Dear Bird Folks,
Over the past few weeks I have lost three suet feeders to the squirrels. It’s bad enough that they eat all the bird’s food, but now they are stealing my feeders. I put out a new feeder and the next morning it is completely gone and I can’t find it. Do you have any suggestions on how I can keep the squirrels from stealing my feeders?
– Claire, Montpelier, VT
First a story, Claire,
I know you asked a question about squirrels, but first I have to tell you about the time a sweet ten-year-old boy was punished for breaking one of his neighbor’s windows. Although the neighbor didn’t see the boy break the window, she was certain he did it and went directly to his house to complain to my parents…ah, I mean the boy’s parents. Okay, fine, it was me who got into trouble for the broken window. It’s true. There once was a time when I wasn’t perfect. Back then I was always getting myself into some kind of difficulty, just like gray squirrels do now. But strangely enough, in this one particular incident, I was innocent. I really didn’t break the window. And the squirrels, in this one particular incident, are innocent, too. Here’s why.
The key phrase in your question is: “…the next morning it (your new suet feeder) was completely gone.” The creature that stole your feeder likes to work under the cover of darkness. Gray squirrels are diurnal. They are afraid of the dark. That’s why you never see them at the drive-in, watching fireworks, or playing flashlight tag. The other thing to keep in mind is that squirrels are the smartest creatures on the planet. Members of Mensa can only dream of being as smart as a squirrel. A squirrel will rarely steal a feeder, just like a dog won’t steal its own food bowl. If the feeder or bowl isn’t there then there will be no receptacle for us humans to put more food into. Squirrels have everything planned out.
If it’s not gray squirrels stealing your feeders at night, what is? The first suspect is the flying squirrel. Flying squirrels come out at night and are far more common than most people realize, but they are also way too cute to steal anything. Don’t blame flying squirrels. Opossums come out at night, and cuteness is definitely not a factor for them, but they are probably too stupid to steal anything. I doubt it’s an opossum. Other possible suspects are bears, fishers and martins. Bears are asleep this time of year, so don’t worry about them and I don’t know anything about fishers or martins. That leaves us with one last nighttime raider, the raccoon. Raccoons are strong, agile, clever and natural born thieves. If they could learn how to put on a suit and tie a necktie, Wall Street would hire them in a second. I’m betting raccoons are your perpetrators.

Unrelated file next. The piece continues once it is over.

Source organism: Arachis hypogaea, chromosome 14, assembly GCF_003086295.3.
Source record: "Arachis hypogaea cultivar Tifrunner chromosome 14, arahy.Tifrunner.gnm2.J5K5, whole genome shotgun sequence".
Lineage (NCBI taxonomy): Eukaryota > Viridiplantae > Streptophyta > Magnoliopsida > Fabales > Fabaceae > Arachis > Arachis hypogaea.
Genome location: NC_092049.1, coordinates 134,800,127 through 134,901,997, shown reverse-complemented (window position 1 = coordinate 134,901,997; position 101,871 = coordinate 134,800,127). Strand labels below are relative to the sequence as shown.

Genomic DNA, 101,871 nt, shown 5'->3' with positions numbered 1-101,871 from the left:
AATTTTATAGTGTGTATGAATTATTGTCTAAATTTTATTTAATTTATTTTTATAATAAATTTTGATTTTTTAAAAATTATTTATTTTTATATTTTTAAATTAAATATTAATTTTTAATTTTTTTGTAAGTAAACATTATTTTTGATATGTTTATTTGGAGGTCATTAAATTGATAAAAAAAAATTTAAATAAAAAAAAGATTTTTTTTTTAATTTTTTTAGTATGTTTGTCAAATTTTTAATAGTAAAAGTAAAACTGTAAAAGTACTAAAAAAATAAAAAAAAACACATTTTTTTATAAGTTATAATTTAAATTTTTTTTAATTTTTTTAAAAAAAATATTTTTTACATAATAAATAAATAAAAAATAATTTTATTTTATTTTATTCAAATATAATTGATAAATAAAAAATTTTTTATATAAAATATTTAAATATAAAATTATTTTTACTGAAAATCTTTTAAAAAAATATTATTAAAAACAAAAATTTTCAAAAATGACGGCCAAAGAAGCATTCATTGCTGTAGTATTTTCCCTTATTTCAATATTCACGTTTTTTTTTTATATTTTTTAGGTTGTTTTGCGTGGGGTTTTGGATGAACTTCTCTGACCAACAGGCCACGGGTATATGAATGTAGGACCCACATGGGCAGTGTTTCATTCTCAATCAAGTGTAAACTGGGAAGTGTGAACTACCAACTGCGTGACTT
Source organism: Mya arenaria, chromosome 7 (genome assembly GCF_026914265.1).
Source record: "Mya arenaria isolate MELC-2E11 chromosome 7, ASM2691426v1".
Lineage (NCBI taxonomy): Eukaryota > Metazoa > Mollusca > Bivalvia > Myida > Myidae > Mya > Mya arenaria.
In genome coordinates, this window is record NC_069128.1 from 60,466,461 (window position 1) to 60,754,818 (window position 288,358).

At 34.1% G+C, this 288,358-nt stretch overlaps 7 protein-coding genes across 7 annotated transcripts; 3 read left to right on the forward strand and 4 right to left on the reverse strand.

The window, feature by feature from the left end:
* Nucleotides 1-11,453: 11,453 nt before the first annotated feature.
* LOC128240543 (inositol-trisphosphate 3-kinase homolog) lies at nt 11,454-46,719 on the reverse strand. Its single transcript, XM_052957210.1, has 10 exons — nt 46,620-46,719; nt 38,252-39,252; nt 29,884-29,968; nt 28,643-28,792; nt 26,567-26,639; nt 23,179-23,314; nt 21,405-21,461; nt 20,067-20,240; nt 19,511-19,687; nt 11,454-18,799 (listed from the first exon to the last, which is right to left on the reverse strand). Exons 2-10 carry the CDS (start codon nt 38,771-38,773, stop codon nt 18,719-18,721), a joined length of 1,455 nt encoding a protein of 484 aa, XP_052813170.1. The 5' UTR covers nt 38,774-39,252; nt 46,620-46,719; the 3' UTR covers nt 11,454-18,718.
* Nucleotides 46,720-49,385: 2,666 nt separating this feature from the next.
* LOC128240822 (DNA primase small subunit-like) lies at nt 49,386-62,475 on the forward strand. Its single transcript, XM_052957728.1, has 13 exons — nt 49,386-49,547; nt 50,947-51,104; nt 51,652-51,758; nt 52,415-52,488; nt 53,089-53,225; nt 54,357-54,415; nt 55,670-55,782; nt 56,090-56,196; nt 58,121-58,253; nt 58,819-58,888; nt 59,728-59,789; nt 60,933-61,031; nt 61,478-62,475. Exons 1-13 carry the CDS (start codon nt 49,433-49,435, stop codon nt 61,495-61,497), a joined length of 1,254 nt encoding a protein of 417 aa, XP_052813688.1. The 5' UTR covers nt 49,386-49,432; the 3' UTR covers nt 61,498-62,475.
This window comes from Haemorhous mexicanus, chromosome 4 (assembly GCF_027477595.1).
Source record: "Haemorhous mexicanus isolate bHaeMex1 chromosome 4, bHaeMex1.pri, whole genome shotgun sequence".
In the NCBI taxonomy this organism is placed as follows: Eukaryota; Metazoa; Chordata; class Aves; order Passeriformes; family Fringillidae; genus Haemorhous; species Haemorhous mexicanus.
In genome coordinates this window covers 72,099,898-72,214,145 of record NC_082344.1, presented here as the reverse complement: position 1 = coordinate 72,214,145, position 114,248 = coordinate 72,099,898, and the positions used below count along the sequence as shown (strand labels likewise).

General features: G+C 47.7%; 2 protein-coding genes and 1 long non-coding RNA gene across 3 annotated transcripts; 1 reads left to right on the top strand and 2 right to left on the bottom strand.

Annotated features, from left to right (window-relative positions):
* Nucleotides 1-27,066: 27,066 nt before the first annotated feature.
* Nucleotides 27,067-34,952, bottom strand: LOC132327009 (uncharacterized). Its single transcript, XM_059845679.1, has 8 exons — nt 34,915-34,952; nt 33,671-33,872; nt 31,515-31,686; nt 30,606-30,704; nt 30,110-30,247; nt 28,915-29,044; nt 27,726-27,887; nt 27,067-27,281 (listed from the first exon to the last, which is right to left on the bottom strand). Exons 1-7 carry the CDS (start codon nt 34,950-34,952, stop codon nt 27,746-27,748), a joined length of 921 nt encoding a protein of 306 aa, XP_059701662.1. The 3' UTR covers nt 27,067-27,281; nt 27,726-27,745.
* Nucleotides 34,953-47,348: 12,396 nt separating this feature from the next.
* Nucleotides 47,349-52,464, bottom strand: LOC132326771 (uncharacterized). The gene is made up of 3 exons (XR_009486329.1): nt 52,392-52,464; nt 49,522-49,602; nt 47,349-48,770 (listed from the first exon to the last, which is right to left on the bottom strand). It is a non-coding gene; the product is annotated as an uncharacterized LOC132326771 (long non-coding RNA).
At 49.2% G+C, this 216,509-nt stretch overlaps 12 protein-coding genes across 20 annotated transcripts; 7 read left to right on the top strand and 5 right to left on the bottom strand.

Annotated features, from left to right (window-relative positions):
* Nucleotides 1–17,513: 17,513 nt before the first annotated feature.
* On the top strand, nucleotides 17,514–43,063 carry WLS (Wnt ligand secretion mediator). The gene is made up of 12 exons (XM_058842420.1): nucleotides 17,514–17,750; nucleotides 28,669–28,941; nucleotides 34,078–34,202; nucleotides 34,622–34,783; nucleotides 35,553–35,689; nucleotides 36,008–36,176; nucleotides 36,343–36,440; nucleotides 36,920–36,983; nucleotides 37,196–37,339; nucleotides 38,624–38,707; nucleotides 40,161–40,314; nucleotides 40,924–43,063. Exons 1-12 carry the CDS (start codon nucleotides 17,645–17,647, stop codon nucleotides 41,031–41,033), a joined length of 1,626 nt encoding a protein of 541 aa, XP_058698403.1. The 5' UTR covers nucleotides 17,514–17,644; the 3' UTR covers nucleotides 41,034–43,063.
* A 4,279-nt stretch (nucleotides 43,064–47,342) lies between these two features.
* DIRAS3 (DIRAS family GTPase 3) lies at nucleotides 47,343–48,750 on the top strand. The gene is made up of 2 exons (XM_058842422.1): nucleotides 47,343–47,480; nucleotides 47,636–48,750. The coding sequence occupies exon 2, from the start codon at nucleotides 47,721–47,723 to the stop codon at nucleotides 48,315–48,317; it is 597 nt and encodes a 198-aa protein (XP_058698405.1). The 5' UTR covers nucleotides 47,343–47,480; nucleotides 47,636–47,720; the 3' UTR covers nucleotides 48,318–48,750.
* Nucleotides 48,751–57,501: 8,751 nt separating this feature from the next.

Raccoons work at night. They climb trees, love suet and stealing is part of their method of operation. Although somewhat solitary, related female raccoons often have the same feeding area. And like most related females they hate each other or are at least constantly jealous of each other. If one raccoon finds some food the others want to take it away.
One moonlit night I watched a raccoon try to fend off other raccoons that were also trying to get to my suet feeder. Instead of trying to fight all of them at once, the first raccoon simply lifted the feeder off the hook and scurried up the tree, carrying both the suet and the feeder. She then ran out on a branch and turned around to face her pursuers. At this point she knew that nothing could sneak up from behind since she was at the end of the branch. And since the branch was thin, she also knew that only one raccoon could confront her at time. There would be no ganging up on this raccoon. Any raccoon that dared to come close was met with claws across the nose and those hideous, growling screams that would make Stephen King nervous.
Most people who report stolen feeders claim that they are never able to find them again. That’s because they are looking on the ground. Try looking high on the outer branches of a tree (really). You may have better luck. Once when I was looking on the ground for my missing suet feeder the wind blew and the feeder fell out of a tree and hit me on the top of the head (again, really).
Even regular bird feeders aren’t safe from raccoons, Claire, but those larger feeders are usually found mangled on the ground. The best way to keep any feeder safe is to hang it off a metal pole that has a raccoon baffle on it. A raccoon baffle looks like a squirrel baffle only it’s much bigger, with a bigger price tag. If you are too cheap to spring for a baffle, an alternative is to simply bring your suet feeder into the house each night and set it on the kitchen table until morning. That will keep it safe. However, if your husband starts coming to bed with suet on his breath, that’s a problem I can’t help you with.